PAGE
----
Kraft makes an offer Cadbury can't refuse

NORTHFIELD, Ill. Things just got sweeter for Kraft as its offer to purchase U.K.-based Cadbury for 11.7 billion pounds (U.S. $19 billion) was accepted Tuesday.

The deal marks the end of an era, as the British chocolate maker's nearly 200-year independence draws to a close.

"We believe the offer represents good value for Cadbury shareholders and are pleased with the commitment that Kraft Foods has made to our heritage, values and people throughout the world," said Cadbury chairman Roger Carr. "We will now work with the Kraft Foods' management to ensure the continued success and growth of the business for the benefit of our customers, consumers and employees."

The final offer represents 13 times Cadbury's underlying 2009 EBITDA, Kraft said, and includes both cash and stock. Under the terms of the proposal, Kraft will pay 840 pence ($13.70) for each Cadbury share, while Cadbury will pay out a special dividend of 10 pence per share. Although the deal was unanimously approved by Cadbury's board, the final offer did not need the approval of Kraft shareholders.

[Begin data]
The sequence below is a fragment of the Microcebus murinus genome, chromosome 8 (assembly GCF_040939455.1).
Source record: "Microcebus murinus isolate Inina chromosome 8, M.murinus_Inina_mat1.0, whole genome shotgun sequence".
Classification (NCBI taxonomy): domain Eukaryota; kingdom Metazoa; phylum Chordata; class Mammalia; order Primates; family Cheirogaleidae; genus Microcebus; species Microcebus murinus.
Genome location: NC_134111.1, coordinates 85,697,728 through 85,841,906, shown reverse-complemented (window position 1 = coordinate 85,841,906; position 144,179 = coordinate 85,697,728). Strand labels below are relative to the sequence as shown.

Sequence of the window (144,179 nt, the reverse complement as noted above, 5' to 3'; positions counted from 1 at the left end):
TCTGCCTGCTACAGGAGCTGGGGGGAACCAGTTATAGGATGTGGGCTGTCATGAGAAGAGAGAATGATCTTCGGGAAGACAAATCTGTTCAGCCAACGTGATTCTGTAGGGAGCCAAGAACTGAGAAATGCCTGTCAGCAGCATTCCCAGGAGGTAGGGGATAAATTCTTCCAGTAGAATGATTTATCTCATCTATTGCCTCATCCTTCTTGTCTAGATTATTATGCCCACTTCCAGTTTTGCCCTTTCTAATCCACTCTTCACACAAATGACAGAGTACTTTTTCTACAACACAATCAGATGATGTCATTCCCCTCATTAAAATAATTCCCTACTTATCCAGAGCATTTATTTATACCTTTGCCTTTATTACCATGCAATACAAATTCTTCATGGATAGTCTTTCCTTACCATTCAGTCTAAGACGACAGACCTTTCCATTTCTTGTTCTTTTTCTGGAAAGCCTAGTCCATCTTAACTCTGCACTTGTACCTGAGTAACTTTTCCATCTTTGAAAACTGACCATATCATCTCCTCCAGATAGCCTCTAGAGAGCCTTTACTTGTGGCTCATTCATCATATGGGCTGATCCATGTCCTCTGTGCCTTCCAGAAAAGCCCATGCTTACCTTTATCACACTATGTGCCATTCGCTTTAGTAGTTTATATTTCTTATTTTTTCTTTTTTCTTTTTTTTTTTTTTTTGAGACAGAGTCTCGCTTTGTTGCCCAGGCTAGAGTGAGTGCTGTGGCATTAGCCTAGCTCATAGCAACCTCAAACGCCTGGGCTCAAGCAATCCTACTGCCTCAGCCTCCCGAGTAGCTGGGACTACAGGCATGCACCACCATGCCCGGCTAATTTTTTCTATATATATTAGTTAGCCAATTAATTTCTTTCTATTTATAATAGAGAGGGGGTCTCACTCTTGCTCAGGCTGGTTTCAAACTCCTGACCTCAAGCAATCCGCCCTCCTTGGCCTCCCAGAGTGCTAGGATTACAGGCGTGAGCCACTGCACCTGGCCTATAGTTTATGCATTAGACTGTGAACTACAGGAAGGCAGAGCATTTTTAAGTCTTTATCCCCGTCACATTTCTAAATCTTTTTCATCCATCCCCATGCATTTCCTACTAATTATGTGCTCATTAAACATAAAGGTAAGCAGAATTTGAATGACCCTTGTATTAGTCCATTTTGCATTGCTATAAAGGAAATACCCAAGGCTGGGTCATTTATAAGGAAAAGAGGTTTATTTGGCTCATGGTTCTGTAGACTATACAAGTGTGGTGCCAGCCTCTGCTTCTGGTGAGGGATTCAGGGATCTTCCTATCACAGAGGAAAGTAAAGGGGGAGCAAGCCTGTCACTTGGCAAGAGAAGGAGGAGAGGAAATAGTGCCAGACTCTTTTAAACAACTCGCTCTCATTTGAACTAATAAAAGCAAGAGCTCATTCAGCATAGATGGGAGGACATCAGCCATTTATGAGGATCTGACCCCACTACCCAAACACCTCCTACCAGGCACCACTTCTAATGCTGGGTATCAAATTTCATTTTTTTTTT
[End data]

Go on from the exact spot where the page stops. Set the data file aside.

"We have great respect for Cadbury's brands, heritage and people. We believe they will thrive as part of Kraft Foods. This recommended offer represents a compelling opportunity for Cadbury shareholders, providing both immediate value certainty and upside potential in the combined company. For Kraft Foods shareholders it transforms the portfolio, accelerates long-term growth and delivers highly attractive returns, while maintaining financial discipline," said Kraft chairman and CEO Irene Rosenfeld.

Kraft has sought to purchase the confectionary since November 2009, after launching a $16.3 billion bid. The initial offer, Cadbury chairman Roger Carr said, undermined the value of the company. There also were rumors that other confectionary kings, namely Hershey and Ferrero, were seeking to takeover Cadbury, but would split the business.

In December, Kraft reached out a second time with a $16.5 billion bid. In response, Cadbury issued a defence document, which noted that the company raised its outlook and future goals as an independent company.

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